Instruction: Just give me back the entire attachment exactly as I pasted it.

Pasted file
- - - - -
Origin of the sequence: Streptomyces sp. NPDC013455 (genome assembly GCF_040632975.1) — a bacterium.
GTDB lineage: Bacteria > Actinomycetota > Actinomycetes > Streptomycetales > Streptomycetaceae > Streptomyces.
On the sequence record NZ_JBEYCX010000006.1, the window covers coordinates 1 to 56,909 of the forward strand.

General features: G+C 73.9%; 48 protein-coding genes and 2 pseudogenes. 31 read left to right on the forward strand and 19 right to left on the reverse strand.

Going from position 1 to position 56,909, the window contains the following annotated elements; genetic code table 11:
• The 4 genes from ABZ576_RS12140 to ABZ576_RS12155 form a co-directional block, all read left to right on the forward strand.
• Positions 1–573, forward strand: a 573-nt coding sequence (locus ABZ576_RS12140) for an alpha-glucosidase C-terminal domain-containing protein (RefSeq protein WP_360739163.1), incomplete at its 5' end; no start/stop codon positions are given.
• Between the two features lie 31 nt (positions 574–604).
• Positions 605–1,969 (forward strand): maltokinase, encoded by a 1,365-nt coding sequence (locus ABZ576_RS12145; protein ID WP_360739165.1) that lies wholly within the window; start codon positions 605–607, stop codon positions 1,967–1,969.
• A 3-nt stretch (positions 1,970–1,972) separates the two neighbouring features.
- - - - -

Origin of the sequence: Streptomyces sp. NPDC013455 (genome assembly GCF_040632975.1) — a bacterium.
GTDB lineage: Bacteria > Actinomycetota > Actinomycetes > Streptomycetales > Streptomycetaceae > Streptomyces.
On the sequence record NZ_JBEYCX010000006.1, the window covers coordinates 1 to 56,909 of the forward strand.

General features: G+C 73.9%; 48 protein-coding genes and 2 pseudogenes. 31 read left to right on the forward strand and 19 right to left on the reverse strand.

Going from position 1 to position 56,909, the window contains the following annotated elements; genetic code table 11:
• The 4 genes from ABZ576_RS12140 to ABZ576_RS12155 form a co-directional block, all read left to right on the forward strand.
• Positions 1–573, forward strand: a 573-nt coding sequence (locus ABZ576_RS12140) for an alpha-glucosidase C-terminal domain-containing protein (RefSeq protein WP_360739163.1), incomplete at its 5' end; no start/stop codon positions are given.
• Between the two features lie 31 nt (positions 574–604).
• Positions 605–1,969 (forward strand): maltokinase, encoded by a 1,365-nt coding sequence (locus ABZ576_RS12145; protein ID WP_360739165.1) that lies wholly within the window; start codon positions 605–607, stop codon positions 1,967–1,969.
• A 3-nt stretch (positions 1,970–1,972) separates the two neighbouring features.